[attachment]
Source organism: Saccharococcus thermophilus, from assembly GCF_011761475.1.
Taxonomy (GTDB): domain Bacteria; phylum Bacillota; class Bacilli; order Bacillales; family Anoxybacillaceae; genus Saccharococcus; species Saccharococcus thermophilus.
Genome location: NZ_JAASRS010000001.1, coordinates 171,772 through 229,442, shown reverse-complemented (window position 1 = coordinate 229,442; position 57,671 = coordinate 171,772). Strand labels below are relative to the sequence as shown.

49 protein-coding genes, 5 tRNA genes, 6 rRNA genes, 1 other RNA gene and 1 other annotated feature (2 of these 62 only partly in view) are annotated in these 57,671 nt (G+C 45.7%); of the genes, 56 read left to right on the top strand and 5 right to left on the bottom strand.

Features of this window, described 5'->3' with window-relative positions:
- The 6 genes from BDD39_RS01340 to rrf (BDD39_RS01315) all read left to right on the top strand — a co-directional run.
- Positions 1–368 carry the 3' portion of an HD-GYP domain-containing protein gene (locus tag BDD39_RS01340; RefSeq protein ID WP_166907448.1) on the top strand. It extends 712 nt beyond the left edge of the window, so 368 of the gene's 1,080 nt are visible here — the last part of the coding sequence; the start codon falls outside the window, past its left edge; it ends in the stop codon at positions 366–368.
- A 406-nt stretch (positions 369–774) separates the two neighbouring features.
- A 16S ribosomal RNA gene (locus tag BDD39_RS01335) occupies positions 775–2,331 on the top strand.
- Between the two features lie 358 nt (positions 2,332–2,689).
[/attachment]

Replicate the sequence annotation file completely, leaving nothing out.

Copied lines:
Source organism: Saccharococcus thermophilus, from assembly GCF_011761475.1.
Taxonomy (GTDB): domain Bacteria; phylum Bacillota; class Bacilli; order Bacillales; family Anoxybacillaceae; genus Saccharococcus; species Saccharococcus thermophilus.
Genome location: NZ_JAASRS010000001.1, coordinates 171,772 through 229,442, shown reverse-complemented (window position 1 = coordinate 229,442; position 57,671 = coordinate 171,772). Strand labels below are relative to the sequence as shown.

49 protein-coding genes, 5 tRNA genes, 6 rRNA genes, 1 other RNA gene and 1 other annotated feature (2 of these 62 only partly in view) are annotated in these 57,671 nt (G+C 45.7%); of the genes, 56 read left to right on the top strand and 5 right to left on the bottom strand.

Features of this window, described 5'->3' with window-relative positions:
- The 6 genes from BDD39_RS01340 to rrf (BDD39_RS01315) all read left to right on the top strand — a co-directional run.
- Positions 1–368 carry the 3' portion of an HD-GYP domain-containing protein gene (locus tag BDD39_RS01340; RefSeq protein ID WP_166907448.1) on the top strand. It extends 712 nt beyond the left edge of the window, so 368 of the gene's 1,080 nt are visible here — the last part of the coding sequence; the start codon falls outside the window, past its left edge; it ends in the stop codon at positions 366–368.
- A 406-nt stretch (positions 369–774) separates the two neighbouring features.
- A 16S ribosomal RNA gene (locus tag BDD39_RS01335) occupies positions 775–2,331 on the top strand.
- Between the two features lie 358 nt (positions 2,332–2,689).